We used the same design but with a newer approach for each component. For tracking, we used our own implementation of median tracker, which is two times faster than the original. To learn all the different appearances of the same objects, we opted for a few-shot learning approach utilizing a siamese network supported by our own classifier for selecting new samples to be used by the network as templates of the object being tracked. The exact architecture we implemented as the learning module in this case was DaSiamRPN, which also performs detection tasks. 

But this approach has challenges of its own.

Challenge – the object may change

The ML recognizes an object, but it may change. When it comes to more complicated objects, situations may be extremely unstable. A dog may turn or jump. A kid may fall or raise its hands while running. What then? For ML classifiers, these are all different objects. 


To overcome this challenge, the team decided to add samples of objects on-the-go. Fresh data regarding the object’s current position and its appearance keeps the model updated regarding the object’s changing appearance. This enables the network to find an object regardless of how it changes.

Challenge – object moves so fast it confuses the classifier 

For some super-fast objects, like sports cars, frightened cats, or objects falling from a shelf, sudden movement can just be too challenging to process. From the point of view of a computer vision algorithm based on changes in brightness, it may have just disappeared all together.


The team decided to use a DaSiamRPN network consisting of two parts. One was the Siamese network for estimating the similarity between two images. The assumption is that we train such a network on a large, general training set and expect it to work similarly on images of objects it has potentially never seen before.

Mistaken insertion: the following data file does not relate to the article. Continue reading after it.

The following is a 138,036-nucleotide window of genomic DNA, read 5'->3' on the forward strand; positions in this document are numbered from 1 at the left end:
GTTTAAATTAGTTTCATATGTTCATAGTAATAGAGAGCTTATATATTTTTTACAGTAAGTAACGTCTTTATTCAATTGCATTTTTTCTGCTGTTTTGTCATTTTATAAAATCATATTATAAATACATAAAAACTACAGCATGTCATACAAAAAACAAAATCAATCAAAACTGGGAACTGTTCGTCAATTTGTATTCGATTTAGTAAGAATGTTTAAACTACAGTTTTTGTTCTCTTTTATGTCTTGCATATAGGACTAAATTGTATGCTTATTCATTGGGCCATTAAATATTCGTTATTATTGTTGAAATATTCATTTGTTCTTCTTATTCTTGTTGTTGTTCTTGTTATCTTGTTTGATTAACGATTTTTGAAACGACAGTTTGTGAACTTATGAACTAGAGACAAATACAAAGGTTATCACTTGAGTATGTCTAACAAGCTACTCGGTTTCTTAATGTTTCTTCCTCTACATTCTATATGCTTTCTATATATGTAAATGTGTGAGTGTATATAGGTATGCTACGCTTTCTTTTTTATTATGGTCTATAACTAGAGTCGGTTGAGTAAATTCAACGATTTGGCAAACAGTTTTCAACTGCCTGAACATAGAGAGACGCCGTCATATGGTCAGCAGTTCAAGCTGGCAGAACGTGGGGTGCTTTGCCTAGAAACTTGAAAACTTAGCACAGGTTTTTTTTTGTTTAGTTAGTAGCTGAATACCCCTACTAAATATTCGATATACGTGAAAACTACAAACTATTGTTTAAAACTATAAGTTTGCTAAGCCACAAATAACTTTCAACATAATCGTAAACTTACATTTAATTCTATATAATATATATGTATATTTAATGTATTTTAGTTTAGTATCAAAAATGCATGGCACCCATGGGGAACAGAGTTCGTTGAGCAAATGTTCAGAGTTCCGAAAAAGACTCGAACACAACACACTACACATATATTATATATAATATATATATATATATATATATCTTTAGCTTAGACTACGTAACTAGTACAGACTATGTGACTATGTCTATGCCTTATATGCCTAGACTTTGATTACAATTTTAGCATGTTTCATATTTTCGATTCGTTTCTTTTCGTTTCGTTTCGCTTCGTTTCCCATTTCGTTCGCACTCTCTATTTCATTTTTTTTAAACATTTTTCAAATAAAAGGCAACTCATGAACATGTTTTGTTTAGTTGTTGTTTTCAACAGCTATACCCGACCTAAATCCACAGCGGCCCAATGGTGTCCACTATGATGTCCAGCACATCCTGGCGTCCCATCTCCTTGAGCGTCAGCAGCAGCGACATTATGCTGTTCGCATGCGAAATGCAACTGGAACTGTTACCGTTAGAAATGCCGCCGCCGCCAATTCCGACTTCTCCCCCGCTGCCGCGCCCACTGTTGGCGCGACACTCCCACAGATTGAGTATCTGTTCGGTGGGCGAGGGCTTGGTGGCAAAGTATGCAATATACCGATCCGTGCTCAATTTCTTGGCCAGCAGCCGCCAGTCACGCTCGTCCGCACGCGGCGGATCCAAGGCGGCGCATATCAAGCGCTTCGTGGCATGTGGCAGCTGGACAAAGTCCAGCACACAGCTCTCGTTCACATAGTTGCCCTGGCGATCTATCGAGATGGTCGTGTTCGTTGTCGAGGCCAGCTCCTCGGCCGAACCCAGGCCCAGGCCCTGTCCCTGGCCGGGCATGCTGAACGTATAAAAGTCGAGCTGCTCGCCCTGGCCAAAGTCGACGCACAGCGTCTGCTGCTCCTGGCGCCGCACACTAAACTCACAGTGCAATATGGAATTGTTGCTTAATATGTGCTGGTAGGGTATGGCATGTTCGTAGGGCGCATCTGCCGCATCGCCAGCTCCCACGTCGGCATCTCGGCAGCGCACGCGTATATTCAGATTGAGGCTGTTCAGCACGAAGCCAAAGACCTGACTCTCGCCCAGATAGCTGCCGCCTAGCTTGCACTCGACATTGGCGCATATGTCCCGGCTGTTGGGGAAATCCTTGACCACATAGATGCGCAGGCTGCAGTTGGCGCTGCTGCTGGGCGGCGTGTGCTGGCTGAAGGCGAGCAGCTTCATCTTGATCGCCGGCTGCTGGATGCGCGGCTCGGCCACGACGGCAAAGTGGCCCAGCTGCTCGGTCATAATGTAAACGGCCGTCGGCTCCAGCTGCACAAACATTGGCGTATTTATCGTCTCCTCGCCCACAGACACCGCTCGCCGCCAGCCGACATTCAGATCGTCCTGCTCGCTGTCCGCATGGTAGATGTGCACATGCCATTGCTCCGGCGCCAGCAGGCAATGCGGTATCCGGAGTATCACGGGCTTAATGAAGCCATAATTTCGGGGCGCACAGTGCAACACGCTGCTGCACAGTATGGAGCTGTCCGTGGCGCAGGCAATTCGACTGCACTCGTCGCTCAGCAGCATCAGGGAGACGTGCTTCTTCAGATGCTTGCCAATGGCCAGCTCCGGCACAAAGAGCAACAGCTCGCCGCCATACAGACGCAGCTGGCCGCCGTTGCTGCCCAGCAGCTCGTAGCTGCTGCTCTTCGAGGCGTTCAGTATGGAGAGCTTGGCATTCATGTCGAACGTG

Effectively comparing two images is one thing, but we still need the solution to find the specific location where this similarity is the greatest. The simplest method in such a situation is an approach where the system sequentially checks each part of the frame of a given size and sees how similar it is to the template. 

However, this is time-consuming, especially since the relative size of the tracked object might have already changed, so we would have to perform such checks at multiple scales. The solution here is a Region Proposal Network, which, based on embeddings obtained from our Siamese network, generates candidates for comparison and then estimates the probability that each candidate is the object we are looking for along with its location.

The effect – the solution itself

Our solution was compared with other trackers available on OpenCV. It was tested on 10-15 selected datasets with isolated types of changes (translation, affine transformations, rotation, transformation, occlusion). 

A problem arose when we observed that tuning for better results on datasets made live tracking with the camera worse. Ultimately, the team decided that empirical cases with the camera were the main application of this tracker. With that, the results might appear worse than the state-of-the-art in some cases, but the overall live-tracking performance is better. 

The issue is that when evaluating the solution on a live camera stream, it’s difficult to collect quantitative results. So we rely more on a subjective impression that it works well and often positively surprises the user. It might get lost for a few seconds, but thanks to the power of ML, it reinitializes and continues working.

On a MacBook Pro with an M1 processor, the optical tracker is only limited by the camera’s fps (30/60 fps, we even reached 200 fps on recorded sequences in low resolution). The ML-based tracker has a performance of about 2-10 frames per second (with varying processing times). Generally, when we ran the ML tracker on demand, we sometimes had to catch up to 20 frames.


The Tooploox tracker was designed as a showcase for the Data Science Summit conference in Warsaw. Tooploox engineers, Adam Słucki and Łukasz Ziobroń, presented it as a way to show object recognition challenges and solutions in an easy to digest and understand form.